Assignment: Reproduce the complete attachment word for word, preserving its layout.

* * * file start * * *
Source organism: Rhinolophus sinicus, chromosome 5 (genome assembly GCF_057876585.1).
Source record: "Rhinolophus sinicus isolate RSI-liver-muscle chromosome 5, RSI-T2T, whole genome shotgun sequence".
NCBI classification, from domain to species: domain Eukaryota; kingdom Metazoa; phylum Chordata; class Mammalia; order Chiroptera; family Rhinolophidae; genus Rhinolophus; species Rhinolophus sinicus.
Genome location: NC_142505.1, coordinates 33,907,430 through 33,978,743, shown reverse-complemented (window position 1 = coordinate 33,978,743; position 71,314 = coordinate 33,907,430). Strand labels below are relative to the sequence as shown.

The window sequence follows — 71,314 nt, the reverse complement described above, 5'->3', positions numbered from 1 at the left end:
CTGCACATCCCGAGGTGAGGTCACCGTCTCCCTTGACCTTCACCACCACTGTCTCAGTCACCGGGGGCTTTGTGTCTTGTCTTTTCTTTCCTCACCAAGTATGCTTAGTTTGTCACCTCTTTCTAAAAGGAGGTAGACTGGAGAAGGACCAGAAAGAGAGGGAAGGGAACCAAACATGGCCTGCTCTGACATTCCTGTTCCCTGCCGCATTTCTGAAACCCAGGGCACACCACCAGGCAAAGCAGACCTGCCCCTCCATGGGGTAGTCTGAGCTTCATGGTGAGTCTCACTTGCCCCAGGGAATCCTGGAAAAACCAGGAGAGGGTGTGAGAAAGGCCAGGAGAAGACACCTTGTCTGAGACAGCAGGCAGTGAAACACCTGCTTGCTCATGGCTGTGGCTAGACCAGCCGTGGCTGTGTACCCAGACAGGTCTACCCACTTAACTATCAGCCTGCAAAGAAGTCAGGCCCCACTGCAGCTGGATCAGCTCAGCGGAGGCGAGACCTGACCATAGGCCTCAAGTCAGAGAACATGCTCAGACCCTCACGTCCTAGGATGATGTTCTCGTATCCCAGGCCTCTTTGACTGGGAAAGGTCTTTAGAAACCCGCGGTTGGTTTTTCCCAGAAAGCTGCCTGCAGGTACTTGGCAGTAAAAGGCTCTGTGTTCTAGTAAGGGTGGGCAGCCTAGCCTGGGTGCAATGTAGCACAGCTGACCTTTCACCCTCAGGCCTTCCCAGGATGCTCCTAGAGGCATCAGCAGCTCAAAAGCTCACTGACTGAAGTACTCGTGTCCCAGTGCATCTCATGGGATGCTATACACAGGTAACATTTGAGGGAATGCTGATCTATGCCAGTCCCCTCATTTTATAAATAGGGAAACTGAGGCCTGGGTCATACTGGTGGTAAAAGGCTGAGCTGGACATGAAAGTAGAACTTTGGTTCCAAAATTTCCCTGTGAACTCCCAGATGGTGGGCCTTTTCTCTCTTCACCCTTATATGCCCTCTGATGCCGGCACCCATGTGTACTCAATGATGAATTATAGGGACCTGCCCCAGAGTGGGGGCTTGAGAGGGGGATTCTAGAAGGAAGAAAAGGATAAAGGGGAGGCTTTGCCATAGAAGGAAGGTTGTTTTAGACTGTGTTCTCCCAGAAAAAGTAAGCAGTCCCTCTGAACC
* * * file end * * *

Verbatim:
Source organism: Rhinolophus sinicus, chromosome 5 (genome assembly GCF_057876585.1).
Source record: "Rhinolophus sinicus isolate RSI-liver-muscle chromosome 5, RSI-T2T, whole genome shotgun sequence".
NCBI classification, from domain to species: domain Eukaryota; kingdom Metazoa; phylum Chordata; class Mammalia; order Chiroptera; family Rhinolophidae; genus Rhinolophus; species Rhinolophus sinicus.
Genome location: NC_142505.1, coordinates 33,907,430 through 33,978,743, shown reverse-complemented (window position 1 = coordinate 33,978,743; position 71,314 = coordinate 33,907,430). Strand labels below are relative to the sequence as shown.

The window sequence follows — 71,314 nt, the reverse complement described above, 5'->3', positions numbered from 1 at the left end:
CTGCACATCCCGAGGTGAGGTCACCGTCTCCCTTGACCTTCACCACCACTGTCTCAGTCACCGGGGGCTTTGTGTCTTGTCTTTTCTTTCCTCACCAAGTATGCTTAGTTTGTCACCTCTTTCTAAAAGGAGGTAGACTGGAGAAGGACCAGAAAGAGAGGGAAGGGAACCAAACATGGCCTGCTCTGACATTCCTGTTCCCTGCCGCATTTCTGAAACCCAGGGCACACCACCAGGCAAAGCAGACCTGCCCCTCCATGGGGTAGTCTGAGCTTCATGGTGAGTCTCACTTGCCCCAGGGAATCCTGGAAAAACCAGGAGAGGGTGTGAGAAAGGCCAGGAGAAGACACCTTGTCTGAGACAGCAGGCAGTGAAACACCTGCTTGCTCATGGCTGTGGCTAGACCAGCCGTGGCTGTGTACCCAGACAGGTCTACCCACTTAACTATCAGCCTGCAAAGAAGTCAGGCCCCACTGCAGCTGGATCAGCTCAGCGGAGGCGAGACCTGACCATAGGCCTCAAGTCAGAGAACATGCTCAGACCCTCACGTCCTAGGATGATGTTCTCGTATCCCAGGCCTCTTTGACTGGGAAAGGTCTTTAGAAACCCGCGGTTGGTTTTTCCCAGAAAGCTGCCTGCAGGTACTTGGCAGTAAAAGGCTCTGTGTTCTAGTAAGGGTGGGCAGCCTAGCCTGGGTGCAATGTAGCACAGCTGACCTTTCACCCTCAGGCCTTCCCAGGATGCTCCTAGAGGCATCAGCAGCTCAAAAGCTCACTGACTGAAGTACTCGTGTCCCAGTGCATCTCATGGGATGCTATACACAGGTAACATTTGAGGGAATGCTGATCTATGCCAGTCCCCTCATTTTATAAATAGGGAAACTGAGGCCTGGGTCATACTGGTGGTAAAAGGCTGAGCTGGACATGAAAGTAGAACTTTGGTTCCAAAATTTCCCTGTGAACTCCCAGATGGTGGGCCTTTTCTCTCTTCACCCTTATATGCCCTCTGATGCCGGCACCCATGTGTACTCAATGATGAATTATAGGGACCTGCCCCAGAGTGGGGGCTTGAGAGGGGGATTCTAGAAGGAAGAAAAGGATAAAGGGGAGGCTTTGCCATAGAAGGAAGGTTGTTTTAGACTGTGTTCTCCCAGAAAAAGTAAGCAGTCCCTCTGAACC